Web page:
Should Christians, especially in Lent, a period of repentance and forgiveness, support the abolition of police and prisons?
In making my vision board last year I looked for Bible verses that resonated with me, my goals, my passions. A few made it on there, but one stood out;
As Christians, we are told that it is our duty to create God’s realm on Earth, to live a Christ shaped life. As a church community, and as Christians generally, we fight for justice for the oppressed, the existence of my role and our steadfast, longstanding support for LGBTQ+ communities is testament to that.
We give food to the hungry, we have breakfast on Sunday morning, FEAST on Monday evening, hospitality is at the heart of who we are. But I do wonder how many Christians would openly call themselves Prison Abolitionists.
It has been a journey for me to understand what is meant by prison abolition or the abolition of the carceral state, a journey that I am still on. At first prison abolition sounds like advocating for everyone incarcerated to be released here and now, without a second thought, when the reality is far more nuanced.
Calls for the abolition of prisons and policing historically came from Black women based in the USA in the 1970’s onwards and enjoyed little support from Christian groups, however the movement in Britain has roots in Christian groups. Christian Action funded and provided office space for Radical Alternatives to Prison (RAP) who produced The Abolitionist publication and ran campaigns against the expansion of Holloway Prison.
What is it that those calling for the abolition of prisons and policing actually vision as an alternative? Would it be safe? What would a world without prisons and policing look like? Well in the words of For Everyone Collective who employ formerly incarcerated people for a living, fair wage, ‘Abolition is Creative’.
Abolition of the oppressive structures in the criminal justice system as it is now, requires us to look at the root causes of crime, consider the impact of it on victims and survivors and be creative. However, to me, and many Christians involved in abolitionist groups, these solutions are not only within sight, but also fully in line with what we are taught in scriptures. But why are the existing structures oppressive?
Considering the history and current reality of prisons and policing in Britain, the former which comes from Britain’s colonial past in Ireland, used as a mechanism of state control against independence, and the latter disproportionately impacting people of colour, working class people and still those who dissent from the status quo, it seems quite clear.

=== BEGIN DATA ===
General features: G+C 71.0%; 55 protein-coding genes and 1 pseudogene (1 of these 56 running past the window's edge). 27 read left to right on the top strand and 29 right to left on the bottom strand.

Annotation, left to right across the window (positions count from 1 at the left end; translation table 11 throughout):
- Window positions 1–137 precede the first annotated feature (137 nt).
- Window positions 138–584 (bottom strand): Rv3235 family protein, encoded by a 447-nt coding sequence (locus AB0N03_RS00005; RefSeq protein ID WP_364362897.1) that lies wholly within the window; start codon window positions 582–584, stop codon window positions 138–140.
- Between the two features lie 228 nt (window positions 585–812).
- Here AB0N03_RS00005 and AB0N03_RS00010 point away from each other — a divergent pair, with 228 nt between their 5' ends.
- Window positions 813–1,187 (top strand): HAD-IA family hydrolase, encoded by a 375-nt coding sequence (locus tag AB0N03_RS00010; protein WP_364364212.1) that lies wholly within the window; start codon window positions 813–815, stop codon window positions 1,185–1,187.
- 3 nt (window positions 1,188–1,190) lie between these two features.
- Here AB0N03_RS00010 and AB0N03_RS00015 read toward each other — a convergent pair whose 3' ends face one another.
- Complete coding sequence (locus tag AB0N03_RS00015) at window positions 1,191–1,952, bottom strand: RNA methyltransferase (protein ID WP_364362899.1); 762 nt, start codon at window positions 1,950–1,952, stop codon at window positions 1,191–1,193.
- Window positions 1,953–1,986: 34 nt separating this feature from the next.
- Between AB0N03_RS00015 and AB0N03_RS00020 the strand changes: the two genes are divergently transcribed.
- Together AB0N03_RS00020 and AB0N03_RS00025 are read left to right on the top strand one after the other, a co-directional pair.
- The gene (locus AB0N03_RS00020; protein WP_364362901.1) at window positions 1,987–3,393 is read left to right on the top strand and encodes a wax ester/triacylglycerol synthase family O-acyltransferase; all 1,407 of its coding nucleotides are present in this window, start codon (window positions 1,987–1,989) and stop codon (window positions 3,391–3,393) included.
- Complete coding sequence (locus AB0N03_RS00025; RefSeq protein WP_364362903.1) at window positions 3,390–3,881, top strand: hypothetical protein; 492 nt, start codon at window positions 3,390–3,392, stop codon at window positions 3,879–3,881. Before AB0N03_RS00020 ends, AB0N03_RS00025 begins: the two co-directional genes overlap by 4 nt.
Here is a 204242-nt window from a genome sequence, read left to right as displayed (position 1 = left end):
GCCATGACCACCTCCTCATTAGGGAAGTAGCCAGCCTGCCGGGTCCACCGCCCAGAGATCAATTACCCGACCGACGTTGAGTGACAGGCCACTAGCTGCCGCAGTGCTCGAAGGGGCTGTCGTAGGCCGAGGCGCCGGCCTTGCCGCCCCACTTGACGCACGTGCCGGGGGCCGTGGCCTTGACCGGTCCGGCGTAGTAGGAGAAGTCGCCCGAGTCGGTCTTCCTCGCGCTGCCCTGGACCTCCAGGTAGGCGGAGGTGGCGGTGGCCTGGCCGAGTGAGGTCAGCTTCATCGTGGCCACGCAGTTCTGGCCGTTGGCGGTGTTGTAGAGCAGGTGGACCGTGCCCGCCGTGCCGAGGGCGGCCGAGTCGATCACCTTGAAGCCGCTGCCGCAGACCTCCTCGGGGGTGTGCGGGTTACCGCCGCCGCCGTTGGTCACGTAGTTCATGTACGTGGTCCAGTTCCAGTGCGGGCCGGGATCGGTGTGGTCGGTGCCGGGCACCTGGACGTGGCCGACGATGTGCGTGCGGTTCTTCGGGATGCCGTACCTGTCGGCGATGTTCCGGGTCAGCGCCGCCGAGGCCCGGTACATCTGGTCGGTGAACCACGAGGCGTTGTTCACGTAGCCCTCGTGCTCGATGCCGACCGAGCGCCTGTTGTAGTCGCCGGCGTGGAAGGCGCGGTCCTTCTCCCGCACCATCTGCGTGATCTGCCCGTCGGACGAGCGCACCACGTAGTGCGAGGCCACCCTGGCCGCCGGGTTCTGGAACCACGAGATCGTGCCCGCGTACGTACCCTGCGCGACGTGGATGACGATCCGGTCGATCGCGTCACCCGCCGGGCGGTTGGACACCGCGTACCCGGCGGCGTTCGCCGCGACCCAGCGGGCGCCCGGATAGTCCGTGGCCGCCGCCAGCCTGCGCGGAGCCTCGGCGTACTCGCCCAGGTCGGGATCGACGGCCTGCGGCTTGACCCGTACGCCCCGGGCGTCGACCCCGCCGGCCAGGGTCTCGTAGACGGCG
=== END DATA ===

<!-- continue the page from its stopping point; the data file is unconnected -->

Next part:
Beyond this, the system in itself is broken, shown by the Home Office’s statistics that more than 92% of crime in England and Wales remain ‘unsolved by the police’ and 1 in 4 people reoffend within a year of release from prison. All in all, there is nothing to show that we are any ‘safer’ in the current system.
Key factors that are known to increase crime statistics are poverty, marginalisation in society, childhood including being in care and or excluded from school. In that sense, some of the solutions are at the heart of the work of the church already, be it challenging poverty and destitution or providing community and sanctuary, especially to those who are structurally excluded.
Moreover, justice, repentance and forgiveness are fundamental beliefs for us as Christians, especially during the Lenten period. As we are forgiven for our sins, for thoughts, words and deeds that have separated us from God, should we not aim to do the same to others?
Rather than further marginalising people, incarcerating them to often do labour paid less than £2 an hour, trapped in recurring cycles of violence, we could facilitate restorative justice and truth and reconciliation approaches.
Allowing the victims and survivors of crime to speak openly about their feelings and the impact of the events has had on them, learning to understand the perpetrators and seeing change within them. Afterall more than 65% of those incarcerated are not in prison for violent crimes, and these crimes can be prevented without casting our siblings aside. All of which feels deeply Christian to me, as it is within our Confession prayer, and the book of Micah, to ‘do justly, love mercy and walk humbly with you are God’.
You can find out more about this work, and especially from a Christian perspective using the links below:
What would a world look like without prisons? https://youtu.be/6mMwrS30XT8